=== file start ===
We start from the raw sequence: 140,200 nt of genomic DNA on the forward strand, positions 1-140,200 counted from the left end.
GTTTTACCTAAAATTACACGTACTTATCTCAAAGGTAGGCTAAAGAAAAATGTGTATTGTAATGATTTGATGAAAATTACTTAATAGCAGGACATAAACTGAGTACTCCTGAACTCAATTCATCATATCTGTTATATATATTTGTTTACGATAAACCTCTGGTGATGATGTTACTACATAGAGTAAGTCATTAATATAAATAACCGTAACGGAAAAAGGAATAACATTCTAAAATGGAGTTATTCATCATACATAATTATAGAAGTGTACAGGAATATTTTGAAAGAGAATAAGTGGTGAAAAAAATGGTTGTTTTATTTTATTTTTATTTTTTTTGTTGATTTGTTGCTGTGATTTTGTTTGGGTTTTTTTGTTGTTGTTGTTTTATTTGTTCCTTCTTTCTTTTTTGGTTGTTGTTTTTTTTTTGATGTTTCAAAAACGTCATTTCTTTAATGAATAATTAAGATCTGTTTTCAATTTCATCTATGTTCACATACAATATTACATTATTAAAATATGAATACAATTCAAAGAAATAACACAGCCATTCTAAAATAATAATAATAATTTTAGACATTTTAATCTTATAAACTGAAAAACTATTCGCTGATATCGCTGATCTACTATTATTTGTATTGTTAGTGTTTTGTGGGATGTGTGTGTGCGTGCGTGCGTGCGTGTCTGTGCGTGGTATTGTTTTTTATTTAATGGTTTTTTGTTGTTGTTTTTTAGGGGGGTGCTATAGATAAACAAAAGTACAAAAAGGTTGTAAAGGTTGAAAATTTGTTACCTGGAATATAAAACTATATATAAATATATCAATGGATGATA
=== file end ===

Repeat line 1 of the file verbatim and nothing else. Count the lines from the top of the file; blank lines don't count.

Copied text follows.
We start from the raw sequence: 140,200 nt of genomic DNA on the forward strand, positions 1-140,200 counted from the left end.